By A. Campbell
As the second wave of the pandemic grips the city, questions swirl about the vaccine promising to bring it to an end. Is it safe? Does it work? How will it be rolled out? When will I get it? Where?
NYC Health Commissioner Dr. Dave Chokshi, MD, answered those and other questions posed by community members at a virtual town hall meeting last week, organized by UWS City Council Member Mark Levine.
Highlights from the Q&A portion of the town hall are included below. You can watch the entire event on Council Member Levine’s YouTube page.
Note: The Q&A below has been edited for clarity and concision.
Can you dispel some of the rumors and misinformation that have been circulating online about what the vaccine does and doesn’t do?
Dr. Chokshi: “Let me start with what the vaccine is not. It is not a live virus. You cannot get the virus from the vaccine. It is also not DNA and it doesn’t affect your DNA. The mRNA doesn’t enter into the nucleus of the cell and so it doesn’t alter a person’s genetic code.”
So how does the vaccine work?
Dr. C: “We should focus on the ‘m’ in mRNA. ‘M’ is for messenger, that means it’s a message. That message is one that encodes a protein called the spike protein of the virus. The cell takes that in. It actually develops that protein so the body can recognize it and build immunity to it, and then as soon as that happens, the mRNA is released. It’s disintegrated, so it’s no longer in your body and all that remains is the immunity you’ve built up to the virus and to the virus protein. So when you do encounter the virus, your body recognizes it and can mount an immune response to it.”
How should people with allergies understand what the vaccine might mean for them?
Dr. C: “The vast, vast majority of people who have allergies – whether it’s food allergies or allergies to dust and dust mites or seasonal allergies – none of those bear on whether you should or should not get the vaccine. If you have those allergies, the vaccine will be safe and effective for you. The people who should have a conversation with their doctors about this are people who have had very severe allergies to a vaccine or to a medicine taken by injection in the past. In those cases, I do encourage you to discuss it with your doctor.”
Should organ transplant recipients and others who are immunosuppressed get the vaccine?
Dr. C: “I’m going to start by reiterating that for specific clinical circumstances, the best thing is to speak with a doctor who knows you and your condition best. What I will say more generally about people who may be immunosuppressed is that there are no contraindications to getting the vaccine simply because you are immunosuppressed – meaning the vaccine is likely to be safe and effective for you as well, but I do encourage you to have a conversation with your doctor to allay any concerns and to talk through the particulars of your situation.”
When will I receive the vaccine?
Dr. C: “The vaccine is going to roll out in three phases. Phase One is when we know there’s going to be limited supply of the vaccines and there will have to be these challenging decisions made about prioritization. Phase Two is when supply starts to catch up to the demand and when we’ll be able to expand out the groups that will be eligible for vaccination. And Phase Three is when we have supply that is sufficient to meet the overall demand and that’s when the general public will be eligible to be vaccinated.”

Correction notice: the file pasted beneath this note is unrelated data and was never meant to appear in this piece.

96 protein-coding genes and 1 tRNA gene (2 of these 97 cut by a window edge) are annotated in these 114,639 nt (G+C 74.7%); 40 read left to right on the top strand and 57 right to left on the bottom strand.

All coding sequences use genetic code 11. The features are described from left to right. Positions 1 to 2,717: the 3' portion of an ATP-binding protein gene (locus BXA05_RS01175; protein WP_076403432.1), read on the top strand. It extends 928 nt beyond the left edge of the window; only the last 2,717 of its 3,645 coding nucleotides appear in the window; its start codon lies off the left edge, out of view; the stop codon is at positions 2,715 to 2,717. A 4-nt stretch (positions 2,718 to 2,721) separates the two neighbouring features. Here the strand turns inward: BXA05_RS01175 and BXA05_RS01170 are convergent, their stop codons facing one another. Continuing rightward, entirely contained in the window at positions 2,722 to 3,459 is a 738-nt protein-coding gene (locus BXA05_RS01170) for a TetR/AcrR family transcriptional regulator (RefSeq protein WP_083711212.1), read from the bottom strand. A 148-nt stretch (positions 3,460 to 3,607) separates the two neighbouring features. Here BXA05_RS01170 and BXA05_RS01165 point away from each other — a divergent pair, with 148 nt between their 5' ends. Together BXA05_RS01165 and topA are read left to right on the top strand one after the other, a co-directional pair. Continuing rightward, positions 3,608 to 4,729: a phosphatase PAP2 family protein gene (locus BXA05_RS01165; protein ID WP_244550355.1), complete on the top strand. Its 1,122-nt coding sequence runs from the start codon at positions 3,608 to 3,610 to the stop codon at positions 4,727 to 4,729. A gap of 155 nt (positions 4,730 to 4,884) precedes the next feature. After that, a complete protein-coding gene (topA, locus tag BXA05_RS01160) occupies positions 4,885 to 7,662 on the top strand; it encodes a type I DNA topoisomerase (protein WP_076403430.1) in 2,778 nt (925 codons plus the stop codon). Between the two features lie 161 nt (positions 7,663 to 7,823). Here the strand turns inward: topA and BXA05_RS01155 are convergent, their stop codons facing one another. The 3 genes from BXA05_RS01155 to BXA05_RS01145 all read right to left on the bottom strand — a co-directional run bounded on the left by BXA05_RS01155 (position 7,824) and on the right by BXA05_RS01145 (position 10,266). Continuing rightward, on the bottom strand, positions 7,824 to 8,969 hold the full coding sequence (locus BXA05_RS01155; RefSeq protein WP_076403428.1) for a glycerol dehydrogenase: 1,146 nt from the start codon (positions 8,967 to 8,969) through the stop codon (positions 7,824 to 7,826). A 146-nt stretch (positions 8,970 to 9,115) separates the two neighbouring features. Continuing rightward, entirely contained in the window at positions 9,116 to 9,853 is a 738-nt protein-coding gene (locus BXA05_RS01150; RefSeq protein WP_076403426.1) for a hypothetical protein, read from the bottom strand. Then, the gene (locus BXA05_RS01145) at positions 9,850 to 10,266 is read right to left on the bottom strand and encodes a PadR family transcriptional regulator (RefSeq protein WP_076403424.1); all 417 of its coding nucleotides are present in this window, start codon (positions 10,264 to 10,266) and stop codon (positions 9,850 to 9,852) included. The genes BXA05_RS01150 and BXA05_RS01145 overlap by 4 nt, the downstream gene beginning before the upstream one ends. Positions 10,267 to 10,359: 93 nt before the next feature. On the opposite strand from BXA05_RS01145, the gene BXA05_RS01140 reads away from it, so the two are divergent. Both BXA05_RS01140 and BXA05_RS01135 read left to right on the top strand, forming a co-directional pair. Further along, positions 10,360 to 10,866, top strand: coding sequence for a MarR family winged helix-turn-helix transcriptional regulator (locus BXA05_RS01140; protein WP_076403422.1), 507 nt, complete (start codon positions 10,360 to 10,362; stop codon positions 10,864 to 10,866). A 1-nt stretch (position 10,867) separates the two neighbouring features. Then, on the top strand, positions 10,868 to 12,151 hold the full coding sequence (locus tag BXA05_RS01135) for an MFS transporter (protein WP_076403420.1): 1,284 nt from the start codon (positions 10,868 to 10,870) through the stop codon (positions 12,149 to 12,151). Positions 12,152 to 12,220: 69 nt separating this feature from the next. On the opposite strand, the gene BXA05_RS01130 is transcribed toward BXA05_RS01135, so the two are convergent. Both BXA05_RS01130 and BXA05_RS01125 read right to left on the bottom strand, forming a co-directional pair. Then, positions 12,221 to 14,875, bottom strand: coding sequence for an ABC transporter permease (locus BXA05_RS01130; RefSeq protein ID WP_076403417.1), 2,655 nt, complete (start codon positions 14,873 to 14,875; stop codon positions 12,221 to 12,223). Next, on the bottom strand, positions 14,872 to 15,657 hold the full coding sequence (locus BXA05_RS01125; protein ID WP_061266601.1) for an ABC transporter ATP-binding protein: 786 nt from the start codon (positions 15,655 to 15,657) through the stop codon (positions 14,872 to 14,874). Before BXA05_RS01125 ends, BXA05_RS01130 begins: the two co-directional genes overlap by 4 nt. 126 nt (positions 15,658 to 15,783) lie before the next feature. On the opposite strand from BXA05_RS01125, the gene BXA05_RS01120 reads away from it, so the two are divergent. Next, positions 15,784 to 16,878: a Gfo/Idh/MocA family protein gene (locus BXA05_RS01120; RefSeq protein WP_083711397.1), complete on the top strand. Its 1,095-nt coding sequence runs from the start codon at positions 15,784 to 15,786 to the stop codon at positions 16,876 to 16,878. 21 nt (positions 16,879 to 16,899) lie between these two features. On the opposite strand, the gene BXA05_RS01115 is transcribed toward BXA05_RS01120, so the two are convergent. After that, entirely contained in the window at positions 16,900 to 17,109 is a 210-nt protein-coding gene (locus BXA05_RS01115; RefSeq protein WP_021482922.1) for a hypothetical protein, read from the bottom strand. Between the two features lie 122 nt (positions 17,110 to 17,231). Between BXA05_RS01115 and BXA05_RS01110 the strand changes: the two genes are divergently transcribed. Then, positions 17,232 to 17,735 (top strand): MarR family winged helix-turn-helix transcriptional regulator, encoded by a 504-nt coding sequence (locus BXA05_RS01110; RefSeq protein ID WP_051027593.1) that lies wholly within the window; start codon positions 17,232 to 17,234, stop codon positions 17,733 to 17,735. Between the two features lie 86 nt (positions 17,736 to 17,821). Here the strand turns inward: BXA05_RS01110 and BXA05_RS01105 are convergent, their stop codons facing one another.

What is the estimated timeline for each of those phases?
Dr. C: “I don’t think we’ll get to Phase Three until potentially the middle of 2021, in terms of having sufficient supply for everyone. I think we’ll get to Phase Two, where supply is catching up to demand, perhaps in March and April, 2021. Until then, we’ll be in Phase One where we have to work through the prioritization groups because of the limited supply. I believe [Phase One] will last through February. We’ll work from where we are right now: high-risk healthcare workers, long-term care facility residents and staff, and expand it to first responders who are also in roles that put them at risk for infection and illness. Then, essential workers, particularly those who may not be able to physically distance, and then to people who are at risk because of age or underlying illness.”
Where will I be able to receive the vaccine?
Dr. C: “We want the vaccine to be administered in the places that all of you already trust getting your routine vaccines. If you’re used to getting that at your community health center, we want you to get it there. If you’re used to getting it from the hospital, we want you to get it there. If you’re used to getting it from a pharmacy, we want you to get it there. We’re going to partner with all of those places to try to expand access as much as possible. All of this will unfold in phases, but the goal is to get it to all of those access points.”
Will vaccinations be done by appointment and will residents receive communication about when they are eligible to receive them?
Dr. C: “We will rely on the relationships that you already have – whether it’s with your family doctor or your pharmacist – to help with that. Our goal and what we’ve been planning for is to ensure we have the best science-based information to equip those people with so they, in turn, can answer all of your questions. We already have a website up. It’s nyc.gov/covidvaccine. We update it regularly and you should bookmark it and check it frequently.
With respect to appointments, as the vaccine becomes more broadly available, appointments will be used frequently. Unfortunately, we remain in a public health emergency, in a time when we’re seeing a surge in cases. So, even as we administer a vaccine, we’ll have to make sure we’re masking up and and that people are flowing through the spaces where they’ll receive the vaccine in a safe and healthy way. I think appointment scheduling will help us with that.”